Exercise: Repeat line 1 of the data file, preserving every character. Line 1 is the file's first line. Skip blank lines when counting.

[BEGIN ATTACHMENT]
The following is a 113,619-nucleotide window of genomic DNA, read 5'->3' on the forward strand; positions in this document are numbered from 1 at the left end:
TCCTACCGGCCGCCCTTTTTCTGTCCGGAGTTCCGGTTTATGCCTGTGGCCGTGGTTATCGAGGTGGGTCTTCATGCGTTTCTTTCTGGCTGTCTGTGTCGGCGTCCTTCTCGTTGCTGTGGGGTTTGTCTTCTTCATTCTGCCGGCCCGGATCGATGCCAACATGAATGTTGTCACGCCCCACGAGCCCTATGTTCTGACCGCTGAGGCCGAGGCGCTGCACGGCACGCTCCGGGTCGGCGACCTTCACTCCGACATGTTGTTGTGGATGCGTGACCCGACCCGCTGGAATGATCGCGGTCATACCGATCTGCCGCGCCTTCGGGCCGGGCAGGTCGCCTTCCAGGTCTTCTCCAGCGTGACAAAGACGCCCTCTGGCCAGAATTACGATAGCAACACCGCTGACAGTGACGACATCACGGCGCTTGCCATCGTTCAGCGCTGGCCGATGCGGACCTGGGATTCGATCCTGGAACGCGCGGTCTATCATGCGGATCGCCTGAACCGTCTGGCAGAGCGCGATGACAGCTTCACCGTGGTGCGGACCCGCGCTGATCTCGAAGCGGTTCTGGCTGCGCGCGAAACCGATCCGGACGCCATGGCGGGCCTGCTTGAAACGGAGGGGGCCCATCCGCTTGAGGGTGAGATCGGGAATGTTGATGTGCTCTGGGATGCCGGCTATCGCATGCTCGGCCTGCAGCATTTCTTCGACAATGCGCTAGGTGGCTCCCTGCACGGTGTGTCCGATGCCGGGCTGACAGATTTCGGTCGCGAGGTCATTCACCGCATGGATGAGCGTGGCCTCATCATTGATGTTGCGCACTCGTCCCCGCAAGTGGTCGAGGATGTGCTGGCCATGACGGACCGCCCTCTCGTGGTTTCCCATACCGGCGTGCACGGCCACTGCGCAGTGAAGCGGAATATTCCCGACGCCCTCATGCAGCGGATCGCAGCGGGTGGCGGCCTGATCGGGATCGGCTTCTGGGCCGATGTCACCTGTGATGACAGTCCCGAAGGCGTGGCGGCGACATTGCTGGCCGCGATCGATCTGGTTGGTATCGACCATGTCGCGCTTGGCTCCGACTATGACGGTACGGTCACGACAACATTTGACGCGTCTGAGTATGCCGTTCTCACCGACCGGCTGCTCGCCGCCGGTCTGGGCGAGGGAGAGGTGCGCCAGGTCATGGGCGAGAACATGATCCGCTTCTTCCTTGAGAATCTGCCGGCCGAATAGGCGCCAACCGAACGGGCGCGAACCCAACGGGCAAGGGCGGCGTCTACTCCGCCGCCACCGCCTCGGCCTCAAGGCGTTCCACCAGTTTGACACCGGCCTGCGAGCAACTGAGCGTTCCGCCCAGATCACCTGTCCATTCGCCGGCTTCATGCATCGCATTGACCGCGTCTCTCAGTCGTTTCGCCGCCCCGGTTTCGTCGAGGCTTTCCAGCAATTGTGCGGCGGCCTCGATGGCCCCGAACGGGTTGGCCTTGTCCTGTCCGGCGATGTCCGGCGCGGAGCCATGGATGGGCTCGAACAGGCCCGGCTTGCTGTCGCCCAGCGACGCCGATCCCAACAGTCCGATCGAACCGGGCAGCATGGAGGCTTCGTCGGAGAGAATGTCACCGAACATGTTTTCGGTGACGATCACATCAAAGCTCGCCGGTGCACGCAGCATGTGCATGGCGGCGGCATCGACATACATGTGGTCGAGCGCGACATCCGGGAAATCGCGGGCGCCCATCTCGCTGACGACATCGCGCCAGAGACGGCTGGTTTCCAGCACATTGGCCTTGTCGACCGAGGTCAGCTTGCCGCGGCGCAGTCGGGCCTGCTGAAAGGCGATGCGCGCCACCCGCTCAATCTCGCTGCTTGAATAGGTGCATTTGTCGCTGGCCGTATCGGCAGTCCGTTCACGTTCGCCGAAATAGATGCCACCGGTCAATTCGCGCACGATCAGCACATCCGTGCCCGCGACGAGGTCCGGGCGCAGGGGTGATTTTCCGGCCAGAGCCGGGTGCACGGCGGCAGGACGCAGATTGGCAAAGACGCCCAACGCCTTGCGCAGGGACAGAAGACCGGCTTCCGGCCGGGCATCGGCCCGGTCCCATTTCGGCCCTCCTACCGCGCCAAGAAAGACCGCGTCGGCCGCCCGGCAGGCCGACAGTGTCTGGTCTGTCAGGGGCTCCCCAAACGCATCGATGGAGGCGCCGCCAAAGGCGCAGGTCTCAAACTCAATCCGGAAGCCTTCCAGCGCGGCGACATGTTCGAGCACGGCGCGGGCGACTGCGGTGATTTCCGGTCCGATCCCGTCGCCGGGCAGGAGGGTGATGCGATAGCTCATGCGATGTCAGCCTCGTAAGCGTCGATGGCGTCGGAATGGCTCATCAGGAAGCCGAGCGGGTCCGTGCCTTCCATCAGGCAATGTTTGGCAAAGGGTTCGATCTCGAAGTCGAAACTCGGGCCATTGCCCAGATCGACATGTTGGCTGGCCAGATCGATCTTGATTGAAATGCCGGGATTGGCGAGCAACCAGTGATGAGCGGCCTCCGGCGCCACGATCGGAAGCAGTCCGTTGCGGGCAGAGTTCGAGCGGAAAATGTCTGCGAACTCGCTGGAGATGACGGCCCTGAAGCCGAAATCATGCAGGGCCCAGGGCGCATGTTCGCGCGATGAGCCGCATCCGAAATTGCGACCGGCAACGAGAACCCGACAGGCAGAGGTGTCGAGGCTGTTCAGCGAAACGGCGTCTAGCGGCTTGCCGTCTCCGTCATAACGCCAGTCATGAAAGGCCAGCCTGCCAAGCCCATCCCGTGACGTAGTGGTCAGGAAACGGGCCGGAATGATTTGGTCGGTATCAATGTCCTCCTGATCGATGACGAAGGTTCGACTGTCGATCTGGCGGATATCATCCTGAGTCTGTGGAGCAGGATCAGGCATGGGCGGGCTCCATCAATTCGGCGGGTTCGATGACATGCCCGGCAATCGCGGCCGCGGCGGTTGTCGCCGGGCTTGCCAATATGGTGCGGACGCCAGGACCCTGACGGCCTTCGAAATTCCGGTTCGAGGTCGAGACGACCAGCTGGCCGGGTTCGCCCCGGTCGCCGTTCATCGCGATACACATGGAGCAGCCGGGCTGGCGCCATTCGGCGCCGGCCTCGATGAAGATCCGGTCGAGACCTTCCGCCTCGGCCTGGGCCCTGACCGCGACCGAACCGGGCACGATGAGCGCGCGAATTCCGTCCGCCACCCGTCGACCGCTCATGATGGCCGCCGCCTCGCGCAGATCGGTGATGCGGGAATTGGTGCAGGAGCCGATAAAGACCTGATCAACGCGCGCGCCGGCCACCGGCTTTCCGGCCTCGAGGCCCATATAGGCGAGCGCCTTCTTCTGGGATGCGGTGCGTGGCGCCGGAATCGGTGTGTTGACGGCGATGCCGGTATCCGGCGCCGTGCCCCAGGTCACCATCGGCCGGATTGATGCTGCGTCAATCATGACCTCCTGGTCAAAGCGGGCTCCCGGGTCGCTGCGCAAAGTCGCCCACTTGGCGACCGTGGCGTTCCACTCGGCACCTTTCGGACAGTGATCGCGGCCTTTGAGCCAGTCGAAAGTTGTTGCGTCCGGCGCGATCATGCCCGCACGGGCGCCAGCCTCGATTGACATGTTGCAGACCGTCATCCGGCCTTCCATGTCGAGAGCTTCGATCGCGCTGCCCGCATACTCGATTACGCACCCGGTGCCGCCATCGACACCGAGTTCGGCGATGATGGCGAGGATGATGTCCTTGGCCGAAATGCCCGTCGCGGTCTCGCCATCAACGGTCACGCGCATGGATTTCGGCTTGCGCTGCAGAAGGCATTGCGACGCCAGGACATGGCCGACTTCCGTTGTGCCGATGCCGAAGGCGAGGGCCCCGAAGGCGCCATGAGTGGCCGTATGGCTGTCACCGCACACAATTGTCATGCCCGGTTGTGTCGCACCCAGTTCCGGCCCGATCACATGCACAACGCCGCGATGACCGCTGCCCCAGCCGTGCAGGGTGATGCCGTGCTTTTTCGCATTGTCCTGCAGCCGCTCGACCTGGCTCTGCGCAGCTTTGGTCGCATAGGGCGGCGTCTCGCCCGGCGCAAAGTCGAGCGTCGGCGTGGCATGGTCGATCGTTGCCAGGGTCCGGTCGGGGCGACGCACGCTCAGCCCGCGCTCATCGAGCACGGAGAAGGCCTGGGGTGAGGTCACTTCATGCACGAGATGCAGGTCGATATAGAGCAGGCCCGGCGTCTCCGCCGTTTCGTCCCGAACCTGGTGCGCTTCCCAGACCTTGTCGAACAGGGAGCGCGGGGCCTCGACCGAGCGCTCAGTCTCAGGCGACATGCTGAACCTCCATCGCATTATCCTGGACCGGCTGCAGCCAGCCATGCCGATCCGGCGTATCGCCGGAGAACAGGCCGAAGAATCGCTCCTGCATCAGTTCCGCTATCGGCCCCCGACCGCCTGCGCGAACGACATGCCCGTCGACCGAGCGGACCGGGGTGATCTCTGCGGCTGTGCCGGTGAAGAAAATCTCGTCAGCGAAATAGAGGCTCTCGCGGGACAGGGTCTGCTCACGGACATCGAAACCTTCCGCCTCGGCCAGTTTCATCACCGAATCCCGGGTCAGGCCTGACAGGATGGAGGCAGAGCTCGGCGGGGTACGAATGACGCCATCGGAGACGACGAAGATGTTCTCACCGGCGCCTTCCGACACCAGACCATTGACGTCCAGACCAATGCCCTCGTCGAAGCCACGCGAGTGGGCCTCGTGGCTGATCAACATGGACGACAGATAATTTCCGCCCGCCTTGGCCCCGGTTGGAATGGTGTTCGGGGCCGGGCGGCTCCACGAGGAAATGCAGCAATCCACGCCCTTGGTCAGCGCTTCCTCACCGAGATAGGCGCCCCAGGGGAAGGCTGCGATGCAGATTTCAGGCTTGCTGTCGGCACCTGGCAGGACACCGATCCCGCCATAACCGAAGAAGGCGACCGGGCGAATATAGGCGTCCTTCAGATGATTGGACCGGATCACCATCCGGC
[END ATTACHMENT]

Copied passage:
The following is a 113,619-nucleotide window of genomic DNA, read 5'->3' on the forward strand; positions in this document are numbered from 1 at the left end: